“King of Kong: A Fistful of Quarters” is a documentary about American squalor, failed dreams and “Donkey Kong” — the video game in which a plumber tries to save a princess from an ape. It is director Seth Gordon’s first feature film, and it is one of the best documentaries of 2007.
The film tells the story of Steve Wiebe, a middle-aged married man who wants to be the “Donkey Kong” world champion. Unfortunately for Wiebe, that title is already claimed by the arrogant gamer-icon Billy Mitchell, and much of the film follows Wiebe as he makes attempts at Mitchell’s records, going from arcade to arcade to prove that he is the best “Donkey Kong” player in the world. Wiebe beats Mitchell’s records on multiple occasions, but his scores are continually denied by Twin Galaxies, the video-game record verifiers who have a vested interest in maintaining Mitchell’s place as champion. As the paunchy, unassertive Wiebe becomes increasingly determined to win the recognition he deserves, “King Of Kong” transforms from a movie about video games into a movie about a man’s attempts to take from the world the glory he deserves, no matter how pitifully trivial that glory is. It is in the blurring of the trivial and meaningful that “Kong” succeeds, and it is this blurring that moves it from a great documentary to a great film.
At the beginning of “Kong,” viewers are presented with this William S. Burrough’s quote:
“This is a war universe. War all the time. That is its nature. There may be other universes based on all sorts of other principles, but ours seems to be based on war and games.”
Video game-playing is thus immediately cast as a metaphor for human struggle, while human struggle is cast as something perpetual and pointless, a means to nothing but more struggle. Throughout the film that follows, Gordon captures all the pride and emotion that Wiebe and Mitchell invest in “Donkey Kong,” while still never losing sight of the puzzling inconsequentiality of their competition. Wiebe himself is clearly aware of this triviality, glancing at the camera every now and then as though to apologize for his peculiar habit, for this pointless pastime in which he has invested so much of his hope and pride. Eventually, both Wiebe and Mitchell find it hard to tell where the game ends and their lives begin. Nothing seems to be on the line, but then both men are brought to the verge of tears over this children’s game. The paradox is distinctly human.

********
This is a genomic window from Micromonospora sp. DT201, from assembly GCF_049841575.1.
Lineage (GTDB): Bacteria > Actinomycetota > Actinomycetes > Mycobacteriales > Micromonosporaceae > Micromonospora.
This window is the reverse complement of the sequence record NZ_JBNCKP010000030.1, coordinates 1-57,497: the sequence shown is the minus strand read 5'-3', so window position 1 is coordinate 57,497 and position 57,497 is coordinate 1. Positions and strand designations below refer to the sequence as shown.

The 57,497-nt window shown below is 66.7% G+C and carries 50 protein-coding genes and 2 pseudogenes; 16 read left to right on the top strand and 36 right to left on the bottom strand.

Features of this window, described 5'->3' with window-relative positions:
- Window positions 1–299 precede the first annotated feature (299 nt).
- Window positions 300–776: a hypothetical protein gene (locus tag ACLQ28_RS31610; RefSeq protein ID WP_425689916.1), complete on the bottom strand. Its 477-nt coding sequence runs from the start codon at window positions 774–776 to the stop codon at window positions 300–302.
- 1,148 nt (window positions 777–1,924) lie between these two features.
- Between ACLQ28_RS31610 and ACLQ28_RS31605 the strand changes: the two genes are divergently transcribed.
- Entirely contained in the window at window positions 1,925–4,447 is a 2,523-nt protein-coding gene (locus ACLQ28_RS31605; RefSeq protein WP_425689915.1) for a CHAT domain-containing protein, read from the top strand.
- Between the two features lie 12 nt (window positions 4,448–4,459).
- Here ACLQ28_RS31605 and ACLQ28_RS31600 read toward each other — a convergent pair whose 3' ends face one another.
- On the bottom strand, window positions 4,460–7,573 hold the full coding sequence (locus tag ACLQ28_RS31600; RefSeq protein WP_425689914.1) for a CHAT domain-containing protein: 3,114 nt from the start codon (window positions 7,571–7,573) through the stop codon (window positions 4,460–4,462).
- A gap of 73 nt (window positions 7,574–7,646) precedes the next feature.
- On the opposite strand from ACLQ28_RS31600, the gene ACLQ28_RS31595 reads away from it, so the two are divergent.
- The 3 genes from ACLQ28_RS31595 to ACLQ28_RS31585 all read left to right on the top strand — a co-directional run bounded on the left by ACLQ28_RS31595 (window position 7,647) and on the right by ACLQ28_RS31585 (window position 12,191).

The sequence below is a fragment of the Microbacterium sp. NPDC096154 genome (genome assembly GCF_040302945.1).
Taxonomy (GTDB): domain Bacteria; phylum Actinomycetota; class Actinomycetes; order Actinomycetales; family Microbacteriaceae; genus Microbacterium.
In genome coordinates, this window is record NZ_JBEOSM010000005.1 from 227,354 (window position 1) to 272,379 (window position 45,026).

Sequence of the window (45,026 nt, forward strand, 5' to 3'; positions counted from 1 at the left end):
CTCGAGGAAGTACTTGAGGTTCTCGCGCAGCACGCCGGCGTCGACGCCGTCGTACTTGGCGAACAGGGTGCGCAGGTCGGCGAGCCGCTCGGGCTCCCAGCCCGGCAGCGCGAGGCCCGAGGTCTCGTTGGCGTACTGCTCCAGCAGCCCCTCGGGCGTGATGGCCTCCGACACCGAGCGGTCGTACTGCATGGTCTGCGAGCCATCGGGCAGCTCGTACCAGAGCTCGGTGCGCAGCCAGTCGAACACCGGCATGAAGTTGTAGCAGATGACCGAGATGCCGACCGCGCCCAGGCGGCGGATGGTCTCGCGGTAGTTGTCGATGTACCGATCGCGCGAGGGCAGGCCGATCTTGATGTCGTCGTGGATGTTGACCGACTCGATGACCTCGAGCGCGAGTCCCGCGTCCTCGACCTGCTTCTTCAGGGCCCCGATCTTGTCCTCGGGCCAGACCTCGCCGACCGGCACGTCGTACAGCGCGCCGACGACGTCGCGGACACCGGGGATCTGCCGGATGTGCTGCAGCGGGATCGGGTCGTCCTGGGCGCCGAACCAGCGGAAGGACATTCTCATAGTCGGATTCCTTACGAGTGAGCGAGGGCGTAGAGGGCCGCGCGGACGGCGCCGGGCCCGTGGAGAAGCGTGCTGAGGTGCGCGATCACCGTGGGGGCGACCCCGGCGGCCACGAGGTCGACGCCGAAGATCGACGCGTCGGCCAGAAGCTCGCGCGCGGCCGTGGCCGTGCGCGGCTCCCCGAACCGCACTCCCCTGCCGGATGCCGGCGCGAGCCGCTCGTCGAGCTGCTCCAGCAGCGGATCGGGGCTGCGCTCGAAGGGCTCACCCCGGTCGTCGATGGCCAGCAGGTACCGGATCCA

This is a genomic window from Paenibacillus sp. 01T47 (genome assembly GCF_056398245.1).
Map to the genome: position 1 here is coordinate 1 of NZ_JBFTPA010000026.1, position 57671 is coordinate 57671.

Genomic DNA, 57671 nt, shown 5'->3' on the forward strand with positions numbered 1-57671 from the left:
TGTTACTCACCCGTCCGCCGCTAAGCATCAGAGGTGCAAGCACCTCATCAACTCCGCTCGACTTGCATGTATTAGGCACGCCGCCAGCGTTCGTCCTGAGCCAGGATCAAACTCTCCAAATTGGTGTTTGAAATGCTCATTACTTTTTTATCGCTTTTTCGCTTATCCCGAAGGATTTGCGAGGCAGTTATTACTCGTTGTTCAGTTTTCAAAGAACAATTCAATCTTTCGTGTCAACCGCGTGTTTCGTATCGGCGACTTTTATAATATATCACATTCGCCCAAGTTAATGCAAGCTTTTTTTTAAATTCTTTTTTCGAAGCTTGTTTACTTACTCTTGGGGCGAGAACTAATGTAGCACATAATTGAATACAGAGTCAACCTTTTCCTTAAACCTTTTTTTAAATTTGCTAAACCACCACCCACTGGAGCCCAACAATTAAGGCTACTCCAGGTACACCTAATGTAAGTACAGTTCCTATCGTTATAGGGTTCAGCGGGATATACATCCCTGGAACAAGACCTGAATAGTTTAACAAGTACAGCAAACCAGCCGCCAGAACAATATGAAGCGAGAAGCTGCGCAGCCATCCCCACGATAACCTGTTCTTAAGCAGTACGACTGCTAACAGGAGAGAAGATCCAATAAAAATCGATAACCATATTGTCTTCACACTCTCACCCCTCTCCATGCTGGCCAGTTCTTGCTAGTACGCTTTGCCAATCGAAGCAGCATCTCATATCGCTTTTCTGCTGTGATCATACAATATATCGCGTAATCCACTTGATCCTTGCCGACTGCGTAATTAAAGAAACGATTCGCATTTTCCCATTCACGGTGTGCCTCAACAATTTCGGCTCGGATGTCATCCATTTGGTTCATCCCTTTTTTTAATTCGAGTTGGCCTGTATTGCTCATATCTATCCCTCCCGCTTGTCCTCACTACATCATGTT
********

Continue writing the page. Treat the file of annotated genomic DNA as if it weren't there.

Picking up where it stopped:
Gordon is a promising new director. He turns Wiebe into an incredibly relatable subject, managing to make the audience empathize with his struggle to beat Mitchell even as he ignores his family to play “Donkey Kong.” Gordon also displays an eye for the sadder subtleties of lower-middle class existence, and his camera places Wiebe and Mitchell in a universe of rotting arcades, Subway sandwiches and the fading glory of their teenage years (the soundtrack consists almost completely of cheesy music from the 80s). The American dream weighs heavily on both competitors and, watching “Kong,” it becomes difficult to decide who deserves more pity: Wiebe, victim to his own ridiculously high expectations of life, or Mitchell, who is so thoroughly delusional that he believes that he has achieved greatness when he reaches one million points in “Donkey Kong.” Surrounded by a small, insulated group of worshipers, Mitchell feels it necessary to repeatedly remind the camera that, “I am not God,” just in case the audience has forgotten. In the end you just end up pitying both, and then pitying yourself for being so much like them.
In the end of the documentary, Wiebe wins out over Mitchell, achieving the highest known score in “Donkey Kong” and finally having it recognized by Twin Galaxies. According to Wikipedia, however, Mitchell won back the record after the film’s release, thus perpetuating the endless struggle for nothing on which “Kong” is based. Whoever wins in the end is wholly inconsequential to the quality of “Kong”: A great documentary, it forces us as viewers to cast aside our conceptions of gamers as weak, unemployed losers and see them rather as weak, unemployed losers whose lives contain all the human pathos of great drama.